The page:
By Eric Ryu, HRNK Research Intern
Edited by Sophia Hapin, HRNK Research Intern, and Rosa Park, HRNK Director of Programs and Editor
August 10, 2021
The North Korean Human Rights Act of 2004 intends to protect human rights and freedom in North Korea, including the promotion of humanitarian or legal assistance to North Koreans escapees. Granting North Korean refugees  the opportunity to come to the United States was an important factor in adopting the act. However, since the United States formally began accepting North Korean refugees in 2006, the annual number has continuously been decreasing with a total of only 220 refugees resettled in the United States.  In fiscal year 2020 alone, the United States only accepted two refugees.  There are many factors that have contributed to the decline in the number of North Korean refugees to the United States. North Korean escapees will generally choose to resettle in South Korea as the country had accepted a total of 33,752 refugees as of January 27, ,  but the process of resettling in the United States is much more time-consuming than in South Korea and navigating through the United States immigration system is very complex. Therefore, it is important to identify and understand why the number has decreased significantly, so the United States can address these concerns to facilitate North Korean refugee resettlement in the United States.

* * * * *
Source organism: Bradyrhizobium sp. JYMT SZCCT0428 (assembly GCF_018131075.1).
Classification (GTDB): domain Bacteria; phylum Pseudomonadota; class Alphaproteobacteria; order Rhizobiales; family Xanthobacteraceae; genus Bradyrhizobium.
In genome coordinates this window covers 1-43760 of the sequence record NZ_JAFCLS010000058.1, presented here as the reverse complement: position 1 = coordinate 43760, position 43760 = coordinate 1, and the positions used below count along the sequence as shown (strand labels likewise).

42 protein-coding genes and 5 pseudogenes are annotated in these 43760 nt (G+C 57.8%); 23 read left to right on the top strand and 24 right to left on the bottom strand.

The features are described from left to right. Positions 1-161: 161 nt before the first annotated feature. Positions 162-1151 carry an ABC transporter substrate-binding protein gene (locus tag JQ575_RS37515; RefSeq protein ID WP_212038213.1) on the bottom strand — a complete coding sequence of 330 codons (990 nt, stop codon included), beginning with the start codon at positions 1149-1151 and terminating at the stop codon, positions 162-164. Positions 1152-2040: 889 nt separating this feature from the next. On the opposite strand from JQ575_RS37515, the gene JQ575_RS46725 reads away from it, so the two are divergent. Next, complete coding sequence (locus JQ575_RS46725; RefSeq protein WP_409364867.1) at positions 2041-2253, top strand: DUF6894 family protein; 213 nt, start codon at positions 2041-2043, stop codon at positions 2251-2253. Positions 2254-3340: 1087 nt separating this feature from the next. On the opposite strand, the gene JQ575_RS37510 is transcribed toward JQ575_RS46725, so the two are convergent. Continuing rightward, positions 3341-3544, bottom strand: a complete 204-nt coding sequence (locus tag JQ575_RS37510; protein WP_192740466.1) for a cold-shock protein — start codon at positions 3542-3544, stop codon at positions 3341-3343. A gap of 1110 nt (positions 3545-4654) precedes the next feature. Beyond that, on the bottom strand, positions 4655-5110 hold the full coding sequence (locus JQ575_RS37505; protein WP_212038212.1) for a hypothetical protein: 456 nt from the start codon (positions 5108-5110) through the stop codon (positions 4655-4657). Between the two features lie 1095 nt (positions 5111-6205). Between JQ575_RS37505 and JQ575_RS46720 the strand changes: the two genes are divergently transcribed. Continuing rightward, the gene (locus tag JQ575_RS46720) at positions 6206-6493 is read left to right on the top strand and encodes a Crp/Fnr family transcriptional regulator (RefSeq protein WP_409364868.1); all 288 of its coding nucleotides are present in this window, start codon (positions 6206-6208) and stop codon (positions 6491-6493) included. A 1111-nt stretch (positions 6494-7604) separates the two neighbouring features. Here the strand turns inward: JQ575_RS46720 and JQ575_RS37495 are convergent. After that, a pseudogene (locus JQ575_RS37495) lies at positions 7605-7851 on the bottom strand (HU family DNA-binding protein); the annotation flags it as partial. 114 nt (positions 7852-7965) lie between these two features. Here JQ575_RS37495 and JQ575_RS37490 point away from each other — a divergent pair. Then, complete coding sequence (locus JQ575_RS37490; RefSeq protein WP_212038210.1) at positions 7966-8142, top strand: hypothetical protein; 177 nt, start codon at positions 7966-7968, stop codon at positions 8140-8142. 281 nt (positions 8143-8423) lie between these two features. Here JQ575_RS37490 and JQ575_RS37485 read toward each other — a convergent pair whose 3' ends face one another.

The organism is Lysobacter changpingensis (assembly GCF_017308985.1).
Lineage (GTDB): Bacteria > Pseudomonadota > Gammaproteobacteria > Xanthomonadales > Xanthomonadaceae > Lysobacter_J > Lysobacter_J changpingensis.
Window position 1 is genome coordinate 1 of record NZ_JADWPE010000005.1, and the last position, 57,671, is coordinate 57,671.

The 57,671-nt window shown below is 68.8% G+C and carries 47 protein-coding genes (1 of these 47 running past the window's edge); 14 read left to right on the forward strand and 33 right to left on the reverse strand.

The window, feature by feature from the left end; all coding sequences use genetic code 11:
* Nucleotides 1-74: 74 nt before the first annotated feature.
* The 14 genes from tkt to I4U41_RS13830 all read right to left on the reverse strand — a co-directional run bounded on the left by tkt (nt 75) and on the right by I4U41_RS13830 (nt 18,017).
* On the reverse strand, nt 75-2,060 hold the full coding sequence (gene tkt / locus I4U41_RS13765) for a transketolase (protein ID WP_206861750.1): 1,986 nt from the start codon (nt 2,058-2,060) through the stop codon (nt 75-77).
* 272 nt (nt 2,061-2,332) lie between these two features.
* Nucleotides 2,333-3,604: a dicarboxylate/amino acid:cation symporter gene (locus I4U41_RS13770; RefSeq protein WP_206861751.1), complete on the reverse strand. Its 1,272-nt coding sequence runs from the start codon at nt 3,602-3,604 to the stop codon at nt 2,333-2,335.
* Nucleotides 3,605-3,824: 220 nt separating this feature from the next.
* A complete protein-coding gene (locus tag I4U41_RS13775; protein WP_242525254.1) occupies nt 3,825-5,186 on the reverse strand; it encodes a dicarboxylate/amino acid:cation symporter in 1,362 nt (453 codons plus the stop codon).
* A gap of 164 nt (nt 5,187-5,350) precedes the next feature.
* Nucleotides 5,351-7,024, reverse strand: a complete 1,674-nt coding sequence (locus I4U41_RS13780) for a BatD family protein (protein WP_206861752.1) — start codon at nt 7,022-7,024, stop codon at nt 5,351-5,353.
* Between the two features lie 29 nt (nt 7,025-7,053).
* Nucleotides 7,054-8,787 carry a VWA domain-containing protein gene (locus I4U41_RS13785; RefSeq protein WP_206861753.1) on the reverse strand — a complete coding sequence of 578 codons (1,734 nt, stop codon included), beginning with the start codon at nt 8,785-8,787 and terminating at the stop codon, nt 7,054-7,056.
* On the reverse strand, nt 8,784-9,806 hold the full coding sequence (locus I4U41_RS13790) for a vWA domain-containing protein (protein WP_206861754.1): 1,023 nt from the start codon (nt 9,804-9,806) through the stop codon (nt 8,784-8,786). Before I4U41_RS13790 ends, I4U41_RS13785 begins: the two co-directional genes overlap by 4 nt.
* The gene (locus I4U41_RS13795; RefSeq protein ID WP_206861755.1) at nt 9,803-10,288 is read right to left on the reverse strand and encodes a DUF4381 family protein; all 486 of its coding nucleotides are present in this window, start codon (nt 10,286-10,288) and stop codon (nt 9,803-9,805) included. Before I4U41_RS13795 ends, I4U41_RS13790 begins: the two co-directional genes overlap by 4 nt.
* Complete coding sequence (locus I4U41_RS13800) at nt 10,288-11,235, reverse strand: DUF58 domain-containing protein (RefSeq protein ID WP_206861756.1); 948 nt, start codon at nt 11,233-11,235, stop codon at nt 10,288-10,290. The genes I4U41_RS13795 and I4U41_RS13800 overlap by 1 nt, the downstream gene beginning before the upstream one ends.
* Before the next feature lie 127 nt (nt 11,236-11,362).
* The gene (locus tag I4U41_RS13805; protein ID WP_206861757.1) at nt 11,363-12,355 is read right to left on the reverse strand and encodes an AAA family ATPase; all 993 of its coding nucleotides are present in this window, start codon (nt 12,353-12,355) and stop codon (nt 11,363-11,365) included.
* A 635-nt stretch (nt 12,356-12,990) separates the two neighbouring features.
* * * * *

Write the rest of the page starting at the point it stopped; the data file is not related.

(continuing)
By Seshni Moodley, HRNK Research Intern
Edited by Carter Thompson, HRNK Research Intern, and Rosa Park, HRNK Director of Programs and Editor
August 5, 2021
Women’s rights violations are a global issue. Women are continuously disadvantaged in many spheres of everyday life. There are various social, political and cultural constraints that hamper the promotion of women’s rights in North Korea.
Amongst the various barriers that are hampering the promotion of gender equality in North Korea, the most prominent are the laws of the Democratic People’s Republic of Korea (DPRK), as these laws enforce the idea that women play an inferior role in society.
By Michelle Dang, HRNK Research Intern
Edited by Eric Ryu, HRNK Research Intern and Rosa Park, HRNK Director of Programs
August 3, 2021
As the Biden administration has recently affirmed its commitment to fostering a well-grounded U.S. policy toward North Korea, it is critical to revisit the role of the Special Envoy for Human Rights in North Korea and push for the speedy reinstatement of this senior official. Denuclearization will continue to take center stage in the Korean peninsula’s peace process. However, human rights concerns in North Korea will have to be equally addressed if North Korean reintegration into the international community is to be expected. The reappointment of this Special Envoy would highlight the urgency of revitalizing human rights discourses and implementing effective enforcement of existing recommendations and policies.
HRNK staff members and interns wish to dedicate this program to our colleague Katty Chi. A native of Chile and graduate of the London School of Economics, Katty became a North Korean human rights defender in her early 20s. Katty was chief of international affairs with the North Korea Strategy Center (NKSC) in Seoul from 2010 to 2014 and worked with the Seoul Office of Liberty in North Korea (LiNK) from 2019 to 2020. A remarkable member of our small North Korean human rights community, Katty brought inspiration and good humor to all. Katty passed away in Seoul in May 2020, at the young age of 32. She is survived by her parents and brother living in Chile. With the YPWP series, we endeavor to honor Katty’s life and work.